Friday, April 25, 2008

Obama's Opportunity Lost

A piece in yesterday's New York Times underlines the role Democrats believe that race may be playing in their nomination campaign-whether they want to admit it or not:

For Mr. Obama, race presents two potential problems: Voters opposing him simply
because he is black, and Democrats who will not support him because they do not
think a black man can win a general election.

Democrats who believe race does not play a role within their own party are living in the Land of Dilusion. Many of them believe that this is only the case among older voters, and that boomers and younger voters surely have no questions or qualms about Barack Obama's race. Race should definately not be the issue for which we discard Barack Obama as a candidate, but it will be an issue for one reason or other in the minds of some voters. Whether it is that these voters do not think Obama can win a General Election due to race (and rest assured, when Obama loses in November this is what his supporters will claim anyway), or because some voters just refuse to vote for a black man, race plays a role to some degree with many Democratic voters. They won't say it publicly, they'll reflect it privately in the voting booth.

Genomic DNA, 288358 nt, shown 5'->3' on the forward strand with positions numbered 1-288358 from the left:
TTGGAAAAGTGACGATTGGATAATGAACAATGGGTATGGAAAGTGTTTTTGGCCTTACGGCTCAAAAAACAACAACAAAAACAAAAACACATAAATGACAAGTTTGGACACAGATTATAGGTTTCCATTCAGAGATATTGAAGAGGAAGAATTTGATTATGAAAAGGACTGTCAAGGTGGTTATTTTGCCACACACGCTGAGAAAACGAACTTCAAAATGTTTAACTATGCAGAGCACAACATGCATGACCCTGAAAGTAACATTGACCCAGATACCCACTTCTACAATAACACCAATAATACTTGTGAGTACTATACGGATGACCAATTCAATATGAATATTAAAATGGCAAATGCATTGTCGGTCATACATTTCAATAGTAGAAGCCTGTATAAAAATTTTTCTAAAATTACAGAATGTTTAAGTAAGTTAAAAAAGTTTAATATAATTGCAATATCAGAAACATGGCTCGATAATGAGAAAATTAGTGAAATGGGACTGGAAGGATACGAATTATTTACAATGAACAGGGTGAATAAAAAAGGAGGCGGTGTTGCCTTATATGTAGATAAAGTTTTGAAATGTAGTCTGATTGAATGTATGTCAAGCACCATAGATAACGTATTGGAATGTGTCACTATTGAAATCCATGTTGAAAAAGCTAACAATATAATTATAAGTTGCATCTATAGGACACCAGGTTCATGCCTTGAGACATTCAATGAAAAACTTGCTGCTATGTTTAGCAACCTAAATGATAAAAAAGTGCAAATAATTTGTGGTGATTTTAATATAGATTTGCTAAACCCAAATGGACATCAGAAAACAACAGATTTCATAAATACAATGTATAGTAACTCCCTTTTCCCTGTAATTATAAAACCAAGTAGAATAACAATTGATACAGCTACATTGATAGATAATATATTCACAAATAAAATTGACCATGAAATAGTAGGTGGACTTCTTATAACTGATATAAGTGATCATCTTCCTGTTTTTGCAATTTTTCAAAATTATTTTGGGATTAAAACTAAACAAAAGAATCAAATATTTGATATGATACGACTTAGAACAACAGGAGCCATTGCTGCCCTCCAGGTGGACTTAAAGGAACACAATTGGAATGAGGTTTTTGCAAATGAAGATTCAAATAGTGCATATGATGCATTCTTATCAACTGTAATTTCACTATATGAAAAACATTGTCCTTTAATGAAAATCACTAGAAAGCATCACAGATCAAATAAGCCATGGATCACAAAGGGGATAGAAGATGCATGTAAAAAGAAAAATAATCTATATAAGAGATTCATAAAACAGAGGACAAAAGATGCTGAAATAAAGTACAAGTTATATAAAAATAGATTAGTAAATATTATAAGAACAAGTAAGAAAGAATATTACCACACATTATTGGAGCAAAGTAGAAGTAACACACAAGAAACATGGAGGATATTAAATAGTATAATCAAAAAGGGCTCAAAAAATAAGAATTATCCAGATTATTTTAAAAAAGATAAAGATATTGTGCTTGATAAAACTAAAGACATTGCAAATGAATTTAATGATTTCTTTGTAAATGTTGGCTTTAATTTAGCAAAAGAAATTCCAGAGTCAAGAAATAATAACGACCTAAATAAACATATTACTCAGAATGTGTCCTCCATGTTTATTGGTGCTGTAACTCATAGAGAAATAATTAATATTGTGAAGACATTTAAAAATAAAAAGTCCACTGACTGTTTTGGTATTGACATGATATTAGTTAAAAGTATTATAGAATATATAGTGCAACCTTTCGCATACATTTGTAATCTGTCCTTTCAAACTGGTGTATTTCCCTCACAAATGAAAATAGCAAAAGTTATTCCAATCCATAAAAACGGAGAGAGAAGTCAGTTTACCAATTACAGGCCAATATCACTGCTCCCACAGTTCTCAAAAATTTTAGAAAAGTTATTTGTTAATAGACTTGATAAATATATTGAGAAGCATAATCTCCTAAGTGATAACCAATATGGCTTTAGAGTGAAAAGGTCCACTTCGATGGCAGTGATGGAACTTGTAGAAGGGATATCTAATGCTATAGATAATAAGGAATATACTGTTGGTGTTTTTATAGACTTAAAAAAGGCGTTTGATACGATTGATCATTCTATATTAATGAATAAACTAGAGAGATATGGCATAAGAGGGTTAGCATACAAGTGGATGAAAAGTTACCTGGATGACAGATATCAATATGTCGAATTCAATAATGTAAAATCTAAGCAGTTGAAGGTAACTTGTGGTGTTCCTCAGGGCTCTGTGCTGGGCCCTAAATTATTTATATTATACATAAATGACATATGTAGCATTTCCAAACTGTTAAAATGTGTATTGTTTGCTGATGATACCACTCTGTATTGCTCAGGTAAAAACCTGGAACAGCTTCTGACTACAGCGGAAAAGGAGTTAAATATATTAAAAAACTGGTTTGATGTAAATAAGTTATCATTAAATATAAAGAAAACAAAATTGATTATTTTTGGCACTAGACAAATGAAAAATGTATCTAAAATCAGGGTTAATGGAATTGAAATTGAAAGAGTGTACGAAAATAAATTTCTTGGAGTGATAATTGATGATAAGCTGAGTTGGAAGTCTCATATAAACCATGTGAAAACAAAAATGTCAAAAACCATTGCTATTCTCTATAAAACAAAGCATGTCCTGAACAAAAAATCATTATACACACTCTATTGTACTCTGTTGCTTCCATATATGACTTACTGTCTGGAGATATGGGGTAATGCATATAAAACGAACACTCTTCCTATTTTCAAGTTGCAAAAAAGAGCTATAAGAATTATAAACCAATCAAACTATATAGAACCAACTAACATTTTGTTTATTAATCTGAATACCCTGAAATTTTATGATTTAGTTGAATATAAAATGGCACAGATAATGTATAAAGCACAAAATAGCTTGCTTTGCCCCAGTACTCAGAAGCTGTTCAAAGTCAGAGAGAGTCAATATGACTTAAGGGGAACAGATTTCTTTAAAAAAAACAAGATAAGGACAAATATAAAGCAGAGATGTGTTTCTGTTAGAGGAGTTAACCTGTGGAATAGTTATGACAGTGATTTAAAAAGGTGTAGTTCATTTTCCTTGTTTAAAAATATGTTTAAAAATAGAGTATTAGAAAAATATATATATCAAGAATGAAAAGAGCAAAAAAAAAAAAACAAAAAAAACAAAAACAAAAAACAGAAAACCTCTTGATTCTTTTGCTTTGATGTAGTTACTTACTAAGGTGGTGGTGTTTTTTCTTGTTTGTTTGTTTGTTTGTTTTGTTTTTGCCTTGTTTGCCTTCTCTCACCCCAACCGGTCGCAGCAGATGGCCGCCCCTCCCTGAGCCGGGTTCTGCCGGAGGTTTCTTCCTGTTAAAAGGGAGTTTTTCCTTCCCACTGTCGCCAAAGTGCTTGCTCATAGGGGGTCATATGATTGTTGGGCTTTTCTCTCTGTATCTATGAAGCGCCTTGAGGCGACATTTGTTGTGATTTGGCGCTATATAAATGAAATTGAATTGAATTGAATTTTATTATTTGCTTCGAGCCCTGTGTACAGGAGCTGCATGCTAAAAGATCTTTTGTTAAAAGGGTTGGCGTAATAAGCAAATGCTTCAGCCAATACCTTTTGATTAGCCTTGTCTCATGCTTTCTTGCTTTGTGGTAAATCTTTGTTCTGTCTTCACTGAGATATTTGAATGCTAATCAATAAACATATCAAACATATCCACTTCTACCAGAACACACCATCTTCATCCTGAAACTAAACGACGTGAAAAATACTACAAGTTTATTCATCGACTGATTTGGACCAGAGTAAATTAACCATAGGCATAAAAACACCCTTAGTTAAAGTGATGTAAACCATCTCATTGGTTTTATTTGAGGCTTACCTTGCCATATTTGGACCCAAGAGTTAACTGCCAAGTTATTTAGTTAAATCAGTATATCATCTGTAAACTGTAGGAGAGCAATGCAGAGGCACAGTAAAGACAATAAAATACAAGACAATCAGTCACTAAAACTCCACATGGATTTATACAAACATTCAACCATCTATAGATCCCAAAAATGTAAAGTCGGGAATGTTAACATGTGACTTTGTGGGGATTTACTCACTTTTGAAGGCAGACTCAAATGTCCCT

Some of Barack Obama's problems that his supporters are chalking up to the race issue are of his own (or his wife's) making however.

His remark at a private fundraiser in San Francisco about bitter
blue-collar workers “clinging” to guns and religion was the kind of assertion
that would be damaging to a candidate of any race. Inflammatory statements by
Mr. Obama’s former pastor,
A. Wright Jr.
, who is black, have been seized on by Republicans to present
Mr. Obama as unpatriotic. An advertisement released by Republicans in North
Carolina on Wednesday included that portrayal.

The statement by Mr. Obama’s wife, Michelle, that “for the first time
in my adult lifetime, I am really proud of my country,” has been invoked by
Republicans in an effort to portray Mr. Obama as culturally unlike the people he
is asking to vote for him, a historically potent line of attack.

The Jeremiah Wrong Affair and Obama's San Francisco comments-along with Michelle's big mouth-undercut Obama's opportunity to reach out to the Democrats' "chronic voters" who have been skeptical of him. These things merely reinforce the notion that at the very least he is not ready for prime time, and at most he is unfit in the eyes of these voters for the Oval Office. Obama backers can scream race all they want, but Obama was very close to winning over some voters who might not otherwise have considered him because they didn't think a black man could win-and he shot that effort all to Hell.


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